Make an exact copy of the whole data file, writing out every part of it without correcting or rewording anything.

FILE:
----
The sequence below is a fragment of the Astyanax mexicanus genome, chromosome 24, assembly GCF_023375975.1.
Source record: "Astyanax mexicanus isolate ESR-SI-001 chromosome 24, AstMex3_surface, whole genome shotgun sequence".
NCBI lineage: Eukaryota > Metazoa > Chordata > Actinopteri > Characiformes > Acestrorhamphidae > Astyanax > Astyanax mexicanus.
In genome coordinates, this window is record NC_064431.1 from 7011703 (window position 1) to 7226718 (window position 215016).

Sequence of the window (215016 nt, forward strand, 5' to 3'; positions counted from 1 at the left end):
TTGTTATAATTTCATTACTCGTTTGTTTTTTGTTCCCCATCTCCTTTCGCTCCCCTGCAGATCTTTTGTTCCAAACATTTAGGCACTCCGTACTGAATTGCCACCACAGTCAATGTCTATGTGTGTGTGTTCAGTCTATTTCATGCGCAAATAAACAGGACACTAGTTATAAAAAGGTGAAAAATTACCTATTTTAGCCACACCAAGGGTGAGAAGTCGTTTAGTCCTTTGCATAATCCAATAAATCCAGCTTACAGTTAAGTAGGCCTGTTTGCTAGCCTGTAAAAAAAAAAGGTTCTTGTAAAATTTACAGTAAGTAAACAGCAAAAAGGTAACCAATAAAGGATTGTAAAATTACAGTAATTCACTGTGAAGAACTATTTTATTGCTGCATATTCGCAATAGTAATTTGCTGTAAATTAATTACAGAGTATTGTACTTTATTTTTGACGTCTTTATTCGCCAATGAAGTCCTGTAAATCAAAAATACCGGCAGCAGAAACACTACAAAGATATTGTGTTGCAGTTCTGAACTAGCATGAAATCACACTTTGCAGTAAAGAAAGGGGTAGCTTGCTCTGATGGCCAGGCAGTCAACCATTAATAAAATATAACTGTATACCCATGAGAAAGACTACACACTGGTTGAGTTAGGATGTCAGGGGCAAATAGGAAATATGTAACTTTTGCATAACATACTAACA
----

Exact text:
The sequence below is a fragment of the Astyanax mexicanus genome, chromosome 24, assembly GCF_023375975.1.
Source record: "Astyanax mexicanus isolate ESR-SI-001 chromosome 24, AstMex3_surface, whole genome shotgun sequence".
NCBI lineage: Eukaryota > Metazoa > Chordata > Actinopteri > Characiformes > Acestrorhamphidae > Astyanax > Astyanax mexicanus.
In genome coordinates, this window is record NC_064431.1 from 7011703 (window position 1) to 7226718 (window position 215016).

Sequence of the window (215016 nt, forward strand, 5' to 3'; positions counted from 1 at the left end):
TTGTTATAATTTCATTACTCGTTTGTTTTTTGTTCCCCATCTCCTTTCGCTCCCCTGCAGATCTTTTGTTCCAAACATTTAGGCACTCCGTACTGAATTGCCACCACAGTCAATGTCTATGTGTGTGTGTTCAGTCTATTTCATGCGCAAATAAACAGGACACTAGTTATAAAAAGGTGAAAAATTACCTATTTTAGCCACACCAAGGGTGAGAAGTCGTTTAGTCCTTTGCATAATCCAATAAATCCAGCTTACAGTTAAGTAGGCCTGTTTGCTAGCCTGTAAAAAAAAAAGGTTCTTGTAAAATTTACAGTAAGTAAACAGCAAAAAGGTAACCAATAAAGGATTGTAAAATTACAGTAATTCACTGTGAAGAACTATTTTATTGCTGCATATTCGCAATAGTAATTTGCTGTAAATTAATTACAGAGTATTGTACTTTATTTTTGACGTCTTTATTCGCCAATGAAGTCCTGTAAATCAAAAATACCGGCAGCAGAAACACTACAAAGATATTGTGTTGCAGTTCTGAACTAGCATGAAATCACACTTTGCAGTAAAGAAAGGGGTAGCTTGCTCTGATGGCCAGGCAGTCAACCATTAATAAAATATAACTGTATACCCATGAGAAAGACTACACACTGGTTGAGTTAGGATGTCAGGGGCAAATAGGAAATATGTAACTTTTGCATAACATACTAACA